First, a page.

Camacho v. Honda Motor Co., Ltd., 85SC112

Citation741 P.2d 1240
Decision Date13 July 1987
Docket NumberNo. 85SC112,85SC112
PartiesProd.Liab.Rep. (CCH) P 11,485 Jaime CAMACHO and Kathleen Camacho, Petitioners, v. HONDA MOTOR CO., LTD., a corporation; and American Honda Motor Co., Inc., a California corporation, Respondents.
CourtSupreme Court of Colorado

Roger T. Castle, P.C., Roger T. Castle, Denver, for petitioners.

Greengard & Senter, Richard D. Greengard, Holly E. Rebstock, Steven J. Dawes, Denver, for respondents.

Gerald P. McDermott, Waller, Mark & Allen, P.C., Denis H. Mark, Denver, for amicus curiae The Colorado Trial Lawyers Ass'n.

Holland & Hart, John C. Siegesmund, III, Denver, Skadden, Arps, Slate, Meagher & Flom, Malcolm E. Wheeler, Charlotte A. Lowell, Los Angeles, Cal., for amici curiae Product Liability Advisory Council, Inc. and Motor Vehicle Mfrs. Ass'n of the U.S., Inc.


We granted certiorari to review the decision in Camacho v. Honda Motor Co., 701 P.2d 628 (Colo.App.1985), in which the Court of Appeals affirmed a trial court order dismissing claims filed by the petitioners, Jaime Camacho and Kathleen Camacho (the Camachos), against the respondents, Honda Motor Co., Ltd. and American Honda Motor Co., Inc. (Honda). 1 The Court of Appeals held that the trial court properly granted a motion for summary judgment filed by Honda because the absence of leg protection devices could not as a matter of law render a motorcycle a defective and unreasonably dangerous product under the Restatement (Second) of Torts section 402A (1965). We reverse and remand with directions.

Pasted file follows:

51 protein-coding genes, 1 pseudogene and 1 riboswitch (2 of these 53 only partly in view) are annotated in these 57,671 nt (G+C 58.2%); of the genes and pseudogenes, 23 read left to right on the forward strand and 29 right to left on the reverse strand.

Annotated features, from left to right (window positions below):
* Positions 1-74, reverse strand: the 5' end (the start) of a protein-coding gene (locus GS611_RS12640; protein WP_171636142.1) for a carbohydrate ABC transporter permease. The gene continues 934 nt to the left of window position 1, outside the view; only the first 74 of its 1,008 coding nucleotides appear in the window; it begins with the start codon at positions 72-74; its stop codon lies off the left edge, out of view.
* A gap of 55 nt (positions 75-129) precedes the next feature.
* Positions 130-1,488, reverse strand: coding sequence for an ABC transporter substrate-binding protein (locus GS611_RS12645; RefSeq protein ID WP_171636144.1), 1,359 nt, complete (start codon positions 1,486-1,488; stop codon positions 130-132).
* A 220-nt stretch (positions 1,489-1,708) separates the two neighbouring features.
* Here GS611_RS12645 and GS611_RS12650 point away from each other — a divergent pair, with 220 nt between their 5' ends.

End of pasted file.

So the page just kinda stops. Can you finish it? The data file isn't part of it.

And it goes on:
In March 1978, Jaime Camacho (Camacho) purchased a new 1978 Honda Hawk motorcycle, model CV400T2, from a Honda dealer. 2 In May 1978, while driving the motorcycle through an intersection, Camacho collided with an automobile and sustained serious leg injuries. Camacho and his wife filed an action against Honda seeking damages for personal injuries, property losses, loss of consortium and exemplary damages. The action was based on several theories, including strict liability. 3 The Camachos alleged that the motorcycle was a defectively designed, unreasonably dangerous product under the Restatement (Second) of Torts section 402A because it was not equipped with "crash bars"--tubular steel bars attached to the motorcycle frame to protect the rider's legs in the event of a collision. They asserted that if such crash bars had been installed on the motorcycle, Camacho's leg injuries would have been mitigated.